acphifer
Athens, PA743 contributions
Jul 2017
My mother and I enjoyed our tour of the Haile Homestead. The guide was knowledgeable and engaging. Fascinating history of a unique family!
Written August 6, 2017
This review is the subjective opinion of a Tripadvisor member and not of Tripadvisor LLC. Tripadvisor performs checks on reviews as part of our industry-leading trust & safety standards. Read our transparency report to learn more.

Cataplasm
Seattle, WA5 contributions
May 2017 • Couples
You tour the house with the help of a docent who brings the history of the house to life, including all the family's writing on the walls. Check out tour times before you arrive because there aren't that many. You wait for your tour in the visitor center where there are plenty of historical artifacts to keep you entertained. In hot weather sit in the breezeway it's a great way to cool off.

The visitor center is set up for handicapped visitors but the house is not. We toured with a lady that needed a stick to walk and she could not get up to the second floor bedrooms but managed the rest ok.
Written May 24, 2017
This review is the subjective opinion of a Tripadvisor member and not of Tripadvisor LLC. Tripadvisor performs checks on reviews as part of our industry-leading trust & safety standards. Read our transparency report to learn more.
Thanks for visiting the Historic Haile Homestead and providing feedback! As an all volunteer organization, we open the Homestead to the public on Saturdays from 10 am to 2 pm with 4 tours beginning on the quarter hour (10:15, 11:15, 12:15 and 1:15) and Sundays from 12 pm to 4 pm with tours at 12:15, 1:15, 2:15 and 3:15. The first floor of the 1856 Homestead (which is most of the house and has most of the wall writing) has a wheelchair ramp. Unfortunately the partial story upstairs (2 bedrooms) is not accessible except by stairs - we have no elevator. Thank you again for visiting!
Written May 25, 2017
This response is the subjective opinion of the management representative and not of Tripadvisor LLC.

Taylor B
Chicago, IL8,751 contributions
Jul 2016 • Couples
You've never seen anything like this, with the possible exception of Nobel Prize-winning author William Faulkner's Rowan Oak in Oxford, Mississippi, which has an excerpt of Faulkner's "Absalom, Absalom" scribbled on a wall. At Historic Haile Homestead, there are over 12,500 words written by family and friends in rooms and closets. Referred to as "The Talking Walls," the writings date to the 1850s. Lists of party goers who contributed to the unique piece of history adorn the walls of the main parlor and music room. It is all part of Kanapaha or the Haile Homestead or the Haile Plantation House, a historic site and museum located at 8500 Southwest Archer Road or State Road 24 in Gainesville, Florida. In 1854, Thomas Evans Haile moved from Camden, South Carolina, to Alachua County, Florida, and established a 1,500-acre Sea Island cotton plantation. After surviving bankruptcy in 1868, Haile converted his property into a productive farm, growing a variety of fruits and vegetables, including oranges. The main house is noted for its four-foot-tall piers of mortared limerock that support a foundation of 100-foot-long beams, its construction of pine with cypress siding and the writings on its walls by members of the Haile family. Evans Haile, the 14th of 15 chlldren, inherited the estate. A prominent attorney, he entertained friends and family at the Homestead on weekends with parties, dances and hunts. They followed the tradition of writing on the walls that Evans' parents had started in the 1850s. By the early 1930s, however, the house was boarded up and sat abandoned. It was rediscovered by a movie producer in the mid-1970s, placed on the National Register of Historic Places in 1886 and underwent restoration in 1996. In 2001, the house was opened to the public for tours on weekends. A book about the Homestead entitled "The Historic Haile Homestead at Kanapaha Plantation" is available at the museum.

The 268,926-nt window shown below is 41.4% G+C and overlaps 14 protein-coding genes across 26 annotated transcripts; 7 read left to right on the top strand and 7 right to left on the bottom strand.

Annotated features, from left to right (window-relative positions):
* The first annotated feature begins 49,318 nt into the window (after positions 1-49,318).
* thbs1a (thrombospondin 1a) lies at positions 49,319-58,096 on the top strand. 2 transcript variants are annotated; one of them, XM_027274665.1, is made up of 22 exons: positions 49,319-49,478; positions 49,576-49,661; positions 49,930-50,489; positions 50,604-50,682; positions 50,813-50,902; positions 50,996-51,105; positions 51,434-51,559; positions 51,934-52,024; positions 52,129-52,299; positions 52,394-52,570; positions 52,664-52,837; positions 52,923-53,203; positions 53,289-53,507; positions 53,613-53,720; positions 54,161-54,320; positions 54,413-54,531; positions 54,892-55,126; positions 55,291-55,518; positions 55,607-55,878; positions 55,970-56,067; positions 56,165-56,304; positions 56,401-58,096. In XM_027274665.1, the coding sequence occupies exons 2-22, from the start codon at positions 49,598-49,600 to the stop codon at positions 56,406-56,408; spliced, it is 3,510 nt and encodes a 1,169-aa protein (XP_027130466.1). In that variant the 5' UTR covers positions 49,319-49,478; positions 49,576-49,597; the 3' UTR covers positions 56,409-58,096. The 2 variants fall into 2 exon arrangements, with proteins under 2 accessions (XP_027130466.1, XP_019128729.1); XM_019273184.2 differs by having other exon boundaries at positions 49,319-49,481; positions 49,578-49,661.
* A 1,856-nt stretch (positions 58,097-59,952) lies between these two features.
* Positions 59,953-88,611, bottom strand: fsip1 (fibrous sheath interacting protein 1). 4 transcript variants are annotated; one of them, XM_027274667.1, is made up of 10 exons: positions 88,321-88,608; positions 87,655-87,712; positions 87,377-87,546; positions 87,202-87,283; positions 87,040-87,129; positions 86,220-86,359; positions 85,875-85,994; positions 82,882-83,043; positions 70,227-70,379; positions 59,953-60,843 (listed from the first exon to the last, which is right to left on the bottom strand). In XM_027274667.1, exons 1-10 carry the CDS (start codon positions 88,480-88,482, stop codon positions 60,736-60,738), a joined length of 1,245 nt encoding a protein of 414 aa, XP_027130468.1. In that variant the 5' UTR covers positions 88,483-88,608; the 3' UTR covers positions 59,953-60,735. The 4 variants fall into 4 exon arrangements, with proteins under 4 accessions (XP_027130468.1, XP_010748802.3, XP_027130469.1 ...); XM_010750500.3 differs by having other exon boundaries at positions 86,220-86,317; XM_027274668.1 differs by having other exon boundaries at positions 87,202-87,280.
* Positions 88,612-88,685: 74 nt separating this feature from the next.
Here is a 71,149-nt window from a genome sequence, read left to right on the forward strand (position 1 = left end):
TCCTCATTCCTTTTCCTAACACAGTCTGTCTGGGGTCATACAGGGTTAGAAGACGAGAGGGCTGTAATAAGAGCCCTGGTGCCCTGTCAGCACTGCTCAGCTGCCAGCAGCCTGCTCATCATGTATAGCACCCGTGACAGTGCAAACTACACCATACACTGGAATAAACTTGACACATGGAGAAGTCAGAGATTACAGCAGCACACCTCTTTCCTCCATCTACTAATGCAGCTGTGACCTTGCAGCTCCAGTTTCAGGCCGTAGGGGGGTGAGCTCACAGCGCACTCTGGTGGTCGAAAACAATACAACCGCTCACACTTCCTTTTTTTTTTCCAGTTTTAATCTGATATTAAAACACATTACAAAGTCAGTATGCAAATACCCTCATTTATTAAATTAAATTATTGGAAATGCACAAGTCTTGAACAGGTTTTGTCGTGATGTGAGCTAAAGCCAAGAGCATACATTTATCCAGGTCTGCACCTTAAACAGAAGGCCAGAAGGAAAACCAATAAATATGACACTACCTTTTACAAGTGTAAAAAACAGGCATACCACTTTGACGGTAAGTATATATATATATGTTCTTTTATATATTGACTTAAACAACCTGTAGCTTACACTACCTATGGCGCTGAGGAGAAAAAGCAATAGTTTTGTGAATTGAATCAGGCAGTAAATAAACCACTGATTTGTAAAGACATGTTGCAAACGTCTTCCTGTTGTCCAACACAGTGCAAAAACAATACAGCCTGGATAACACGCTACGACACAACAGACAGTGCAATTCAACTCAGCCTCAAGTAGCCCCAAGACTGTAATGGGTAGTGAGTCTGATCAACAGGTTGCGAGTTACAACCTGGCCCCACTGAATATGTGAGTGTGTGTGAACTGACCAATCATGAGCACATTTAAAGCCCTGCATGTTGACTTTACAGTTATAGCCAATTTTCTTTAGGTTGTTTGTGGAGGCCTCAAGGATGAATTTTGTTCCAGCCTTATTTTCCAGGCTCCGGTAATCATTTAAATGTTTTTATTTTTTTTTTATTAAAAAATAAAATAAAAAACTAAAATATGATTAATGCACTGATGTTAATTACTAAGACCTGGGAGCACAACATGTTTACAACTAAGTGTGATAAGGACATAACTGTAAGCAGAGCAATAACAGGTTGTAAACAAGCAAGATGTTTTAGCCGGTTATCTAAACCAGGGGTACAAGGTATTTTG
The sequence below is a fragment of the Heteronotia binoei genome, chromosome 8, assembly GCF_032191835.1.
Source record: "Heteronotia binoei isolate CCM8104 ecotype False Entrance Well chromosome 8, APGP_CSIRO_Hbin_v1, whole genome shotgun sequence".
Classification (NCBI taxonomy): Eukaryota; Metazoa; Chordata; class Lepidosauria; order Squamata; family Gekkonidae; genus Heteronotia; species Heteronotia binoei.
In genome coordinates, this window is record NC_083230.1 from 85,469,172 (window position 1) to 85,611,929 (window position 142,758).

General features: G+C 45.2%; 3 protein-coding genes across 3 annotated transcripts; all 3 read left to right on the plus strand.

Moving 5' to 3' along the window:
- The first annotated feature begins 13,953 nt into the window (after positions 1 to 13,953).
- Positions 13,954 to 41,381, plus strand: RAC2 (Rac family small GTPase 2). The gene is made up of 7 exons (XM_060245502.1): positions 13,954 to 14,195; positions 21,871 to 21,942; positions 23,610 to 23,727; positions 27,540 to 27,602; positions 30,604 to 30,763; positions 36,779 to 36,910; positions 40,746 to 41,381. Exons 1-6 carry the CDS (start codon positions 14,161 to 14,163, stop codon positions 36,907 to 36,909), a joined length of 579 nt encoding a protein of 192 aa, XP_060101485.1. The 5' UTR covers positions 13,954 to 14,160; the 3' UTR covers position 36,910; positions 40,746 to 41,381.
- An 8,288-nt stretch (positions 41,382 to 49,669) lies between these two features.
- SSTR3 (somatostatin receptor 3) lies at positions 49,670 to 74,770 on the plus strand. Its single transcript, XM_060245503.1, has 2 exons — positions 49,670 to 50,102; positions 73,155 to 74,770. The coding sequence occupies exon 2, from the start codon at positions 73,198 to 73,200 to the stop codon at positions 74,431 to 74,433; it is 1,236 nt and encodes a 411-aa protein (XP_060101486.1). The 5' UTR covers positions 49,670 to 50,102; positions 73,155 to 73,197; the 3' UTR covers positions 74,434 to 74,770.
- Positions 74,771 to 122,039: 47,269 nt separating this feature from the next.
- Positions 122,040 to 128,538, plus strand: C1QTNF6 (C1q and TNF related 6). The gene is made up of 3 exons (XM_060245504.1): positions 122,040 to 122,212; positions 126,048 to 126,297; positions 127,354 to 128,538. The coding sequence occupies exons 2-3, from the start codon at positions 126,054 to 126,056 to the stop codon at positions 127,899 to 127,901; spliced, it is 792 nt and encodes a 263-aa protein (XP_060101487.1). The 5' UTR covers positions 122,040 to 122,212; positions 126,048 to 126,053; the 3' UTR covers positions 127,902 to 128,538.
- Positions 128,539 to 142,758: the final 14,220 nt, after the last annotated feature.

Written November 14, 2016
This review is the subjective opinion of a Tripadvisor member and not of Tripadvisor LLC. Tripadvisor performs checks on reviews as part of our industry-leading trust & safety standards. Read our transparency report to learn more.

tristero15
29 contributions
Nov 2015
This is a quite large, interesting cracker style home that was built and owned by the Haile family, way-back-when. The main issue I take with our tour guide is how she kept saying that this house was so large because the Hailes were the "top 1% of the top 1%," referring to their riches. Maybe so, but after seeing the likes of plantations and homes in Georgia and South Carolina from approximately the same era, I'm incredulous. This house, and its yard, aren't even in the same category as others we've seen, much less of a similar magnitude. For example, 200 years before this place was built, Magnolia Plantation outside Charleston SC was built. Drayton Hall on that property was a mansion - and it was built 100 years before this place. I think the 1% statement is a way of catering to the expectations of the Keeping-up-with-the-Joneses types that currently live in the Haile plantation neighbourhood. In light of that, I found the writing on the wall to be rather low-class, albeit interesting.
I think the most interesting part is the information on the Chesnut vs Chestnut families - gives a person goosebumps as both the Haile and Chestnut families are still around and locally active today.
Written March 24, 2016
This review is the subjective opinion of a Tripadvisor member and not of Tripadvisor LLC. Tripadvisor performs checks on reviews as part of our industry-leading trust & safety standards. Read our transparency report to learn more.
Sorry for the confusion. The Hailes were indeed among the wealthiest land owners in Alachua County (not the country), however it sounds like the docent exaggerated a bit. Thomas Haile's parents owned a gold mine in what is now Lancaster County, so they were quite wealthy when they came down here, but certainly not to the extent stated by the docent. The home is typical of what was built in this area by the planters who moved here from SC in the 1850s. Thank you for pointing out this training issue.
Written March 26, 2016
This response is the subjective opinion of the management representative and not of Tripadvisor LLC.